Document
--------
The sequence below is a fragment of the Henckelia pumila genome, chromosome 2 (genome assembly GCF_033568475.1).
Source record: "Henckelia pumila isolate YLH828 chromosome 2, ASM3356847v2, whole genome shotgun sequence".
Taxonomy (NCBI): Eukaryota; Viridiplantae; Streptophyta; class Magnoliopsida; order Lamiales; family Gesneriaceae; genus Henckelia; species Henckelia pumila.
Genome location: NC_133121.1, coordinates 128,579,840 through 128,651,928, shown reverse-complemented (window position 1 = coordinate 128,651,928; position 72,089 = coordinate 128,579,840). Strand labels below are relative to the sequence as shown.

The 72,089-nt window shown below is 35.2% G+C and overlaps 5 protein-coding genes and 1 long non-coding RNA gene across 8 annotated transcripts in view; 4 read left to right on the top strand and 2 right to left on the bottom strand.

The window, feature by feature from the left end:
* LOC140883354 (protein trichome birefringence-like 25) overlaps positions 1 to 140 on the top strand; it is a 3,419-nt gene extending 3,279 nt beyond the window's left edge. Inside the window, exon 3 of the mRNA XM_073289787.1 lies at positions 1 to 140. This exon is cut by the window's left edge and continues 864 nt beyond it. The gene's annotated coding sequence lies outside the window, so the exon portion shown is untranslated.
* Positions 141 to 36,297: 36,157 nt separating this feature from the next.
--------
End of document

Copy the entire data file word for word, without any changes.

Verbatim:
The sequence below is a fragment of the Henckelia pumila genome, chromosome 2 (genome assembly GCF_033568475.1).
Source record: "Henckelia pumila isolate YLH828 chromosome 2, ASM3356847v2, whole genome shotgun sequence".
Taxonomy (NCBI): Eukaryota; Viridiplantae; Streptophyta; class Magnoliopsida; order Lamiales; family Gesneriaceae; genus Henckelia; species Henckelia pumila.
Genome location: NC_133121.1, coordinates 128,579,840 through 128,651,928, shown reverse-complemented (window position 1 = coordinate 128,651,928; position 72,089 = coordinate 128,579,840). Strand labels below are relative to the sequence as shown.

The 72,089-nt window shown below is 35.2% G+C and overlaps 5 protein-coding genes and 1 long non-coding RNA gene across 8 annotated transcripts in view; 4 read left to right on the top strand and 2 right to left on the bottom strand.

The window, feature by feature from the left end:
* LOC140883354 (protein trichome birefringence-like 25) overlaps positions 1 to 140 on the top strand; it is a 3,419-nt gene extending 3,279 nt beyond the window's left edge. Inside the window, exon 3 of the mRNA XM_073289787.1 lies at positions 1 to 140. This exon is cut by the window's left edge and continues 864 nt beyond it. The gene's annotated coding sequence lies outside the window, so the exon portion shown is untranslated.
* Positions 141 to 36,297: 36,157 nt separating this feature from the next.